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Phillip: Strike China While It Is Still Hot!
Aspire, Investments | 22 June 2015
By: Lim Si Jie
Articles (169) Profile

Morgan Stanley Capital International (MSCI) had a major decision to make this week: whether to bring Yuan-denominated stocks into its global emerging-markets benchmark. If A-shares had been included in the index, their weighting would be about 0.6 percent of the MSCI Emerging Markets index. This was a move estimated to add $400 billion to China stocks over time.

Although China A-shares were not added into the MSCI key emerging markets benchmark index, Phillip remains overweight on the Chinese market. China is expected to increase easing and fiscal spending to boost its fundamentals as well as potential links between stock exchanges in the region.

Delay In MSCI A Minor Hiccup

Although index provider MSCI announced their decision about not adding China A-shares into its key emerging markets benchmark index, at least not as soon as May 2017, it is just a matter of time before it gets included.

Rival index provider Financial Times Stock Exchange (FTSE) Russell has also signalled its intent to adopt a staggered approach by launching two transitional indexes, which will include China A-shares before bringing them into its emerging markets benchmark in the next two to three years.

With the authorities closely monitoring developments, reforms and stimulus measures should continue to offer more investment opportunities and drawing in demand for Chinese equities as China signals its willingness to fully open up its capital markets.

HK-SH Stock Connect Continues To Propel Markets

Despite the delay of the Chinese A-shares’ inclusion in the emerging markets index, the Chinese market continues to be buoyed by the Hong Kong-Shenzhen Stock Connect (HKSSC). Phillip expects the connect to happen towards to the end of this year.

It is speculated that Taiwan might be included in stock connects with China and Hong Kong too. Phillip expects Chinese stocks to continue trending upwards as the general sentiments remain positive about the synergy. More liberalising initiatives may even push the region to a “whole new platform”, Phillip thinks.

Easing Monetary Policy

Persistent deflationary pressure has kept real interest rates stubbornly high in the Chinese market. Real interest rates in China are over three percent, which is well above real rates in Japan, Europe and the United States where borrowing costs are negative.

With current reserve requirement ratio (RRR) at 18.5 percent, China also has a relatively high RRR compared to other major economies globally.

Phillip expects the central bank to cut the benchmark interest rate or RRR again this year to spur credit growth. There is even a possibility that the Chinese central bank might be cutting both benchmark interest rate and RRR should capital outflow continue at the pace of the first quarter.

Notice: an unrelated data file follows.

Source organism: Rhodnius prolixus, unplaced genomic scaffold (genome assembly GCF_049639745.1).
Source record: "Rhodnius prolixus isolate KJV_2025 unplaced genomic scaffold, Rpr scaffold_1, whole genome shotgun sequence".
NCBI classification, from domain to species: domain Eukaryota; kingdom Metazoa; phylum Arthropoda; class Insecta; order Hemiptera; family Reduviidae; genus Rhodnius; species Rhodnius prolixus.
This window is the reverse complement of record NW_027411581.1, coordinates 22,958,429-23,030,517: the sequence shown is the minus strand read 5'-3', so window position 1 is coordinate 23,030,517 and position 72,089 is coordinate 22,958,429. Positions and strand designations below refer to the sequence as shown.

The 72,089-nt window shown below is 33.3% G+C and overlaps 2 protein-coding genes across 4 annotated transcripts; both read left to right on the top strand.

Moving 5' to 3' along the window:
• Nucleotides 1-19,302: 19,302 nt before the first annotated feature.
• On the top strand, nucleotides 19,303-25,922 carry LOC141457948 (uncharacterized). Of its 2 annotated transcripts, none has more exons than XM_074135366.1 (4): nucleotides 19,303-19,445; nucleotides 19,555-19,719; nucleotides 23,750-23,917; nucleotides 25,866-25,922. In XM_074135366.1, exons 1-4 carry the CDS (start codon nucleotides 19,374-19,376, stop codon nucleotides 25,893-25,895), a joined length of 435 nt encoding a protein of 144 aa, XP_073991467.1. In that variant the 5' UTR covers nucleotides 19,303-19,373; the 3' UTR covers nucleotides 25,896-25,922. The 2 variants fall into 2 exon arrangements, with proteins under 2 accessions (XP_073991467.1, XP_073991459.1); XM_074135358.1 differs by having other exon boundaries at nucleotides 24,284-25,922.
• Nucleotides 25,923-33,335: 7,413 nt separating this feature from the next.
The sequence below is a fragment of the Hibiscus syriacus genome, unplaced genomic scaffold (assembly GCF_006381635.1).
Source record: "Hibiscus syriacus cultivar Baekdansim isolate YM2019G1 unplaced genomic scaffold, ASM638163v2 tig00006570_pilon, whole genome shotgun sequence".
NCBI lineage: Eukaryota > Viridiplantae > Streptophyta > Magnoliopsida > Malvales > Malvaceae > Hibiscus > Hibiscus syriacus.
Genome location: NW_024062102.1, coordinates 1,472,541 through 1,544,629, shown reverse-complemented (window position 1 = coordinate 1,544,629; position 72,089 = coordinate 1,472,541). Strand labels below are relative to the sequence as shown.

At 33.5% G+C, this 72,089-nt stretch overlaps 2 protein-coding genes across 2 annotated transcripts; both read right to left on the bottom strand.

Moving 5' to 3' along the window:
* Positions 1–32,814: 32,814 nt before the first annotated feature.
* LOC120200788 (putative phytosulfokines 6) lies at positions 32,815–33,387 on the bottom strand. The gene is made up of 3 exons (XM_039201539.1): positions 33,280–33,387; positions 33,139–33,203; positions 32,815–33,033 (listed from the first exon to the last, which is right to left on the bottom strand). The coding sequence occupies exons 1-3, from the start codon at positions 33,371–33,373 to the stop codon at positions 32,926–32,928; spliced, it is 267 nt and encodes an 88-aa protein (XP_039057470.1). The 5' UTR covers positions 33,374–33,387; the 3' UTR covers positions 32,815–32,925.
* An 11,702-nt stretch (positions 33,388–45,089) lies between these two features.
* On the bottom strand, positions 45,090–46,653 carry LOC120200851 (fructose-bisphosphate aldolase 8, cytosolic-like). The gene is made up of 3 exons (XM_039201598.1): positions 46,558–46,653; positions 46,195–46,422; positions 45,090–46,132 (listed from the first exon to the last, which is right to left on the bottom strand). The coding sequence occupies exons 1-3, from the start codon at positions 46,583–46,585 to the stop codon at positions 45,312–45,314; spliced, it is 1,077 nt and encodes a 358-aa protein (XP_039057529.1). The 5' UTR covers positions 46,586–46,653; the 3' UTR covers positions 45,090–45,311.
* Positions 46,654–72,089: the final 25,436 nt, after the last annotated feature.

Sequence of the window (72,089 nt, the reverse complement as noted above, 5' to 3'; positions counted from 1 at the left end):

Fiscal Spending On Infrastructure Investment

Looking forward, the Chinese government is expected to speed up infrastructure investment with enhanced support from policy banks. The “Belt and Road” Initiative (BRI) is a key priority of China’s foreign policy right now.

It aims to revive the ancient trade routes connecting China, Central Asia and Europe. China is prioritising development of two supply chains, namely the New Silk Road and the Maritime Silk Road. China wants to empower it to become a transportation hub as well as the heart of the BRI.

The implementation of the initiative will not only enhance trade and investment facilitation measures, infrastructure development (railways, highways, airports, ports, telecommunications, energy pipelines, and logistics hubs), but also industrial and sub-regional economic cooperation (primarily overseas industrial parks and economic corridors) as well as financial cooperation.

It will also facilitate capital and labour movement between countries linked by the New Silk Road and Maritime Silk Road. This will reduce overproduction and overcapacity issues, especially in steel and construction sectors, as China attempts to stimulate economic growth with fiscal spending.

Recommendation: Overweight On China

Phillip maintains an Overweight rating on China as there are still opportunities and positive prospects from reforms and liberalisation policies. Investors can expect a moderate rebound in 2H2015 as impacts from the rate cuts and targeted stimulus measures start to kick in.

The Chinese stock markets are also expected to remain in bullish mood as investors continue to bet on further easing from policymakers.

Expensive Valuation But Opportunities Aplenty

Although Phillip believes that Chinese stock valuations have become more expensive over the year, it foresees plenty of opportunities to enter the market.

Source: Bloomberg, Phillip

SHCOMP’s current valuation of Price-Earnings (P/E) ratio of 25x has crossed its ten-year average P/E of 19x. Forward P/E would average to 19.5x based on a 23 percent consensus forecast earnings growth. However, Phillip expects quick corrections and recoveries in near term as Chinese regulators enforce risk management control of the stock lending and margin financing businesses.

This could present opportunities for long term investors to pick up bargains and ride the strong uptrend in Chinese markets.

Investors can also consider investing in unit trust or Exchange-Traded Funds (ETFs) which tracks the Chinese market such as Fidelity Greater China, First State Regional China, db x-trackers MSCI China TRN Index 1C (LG9.SGX) and iShares FTSE A50 China (2823.HK).

Si Jie is no stranger to investing having started his journey at a young age. He is heavily influenced by acclaimed investors such as Benjamin Graham, Peter Lynch, and John Rothchild.

Please click here for more information about this author.


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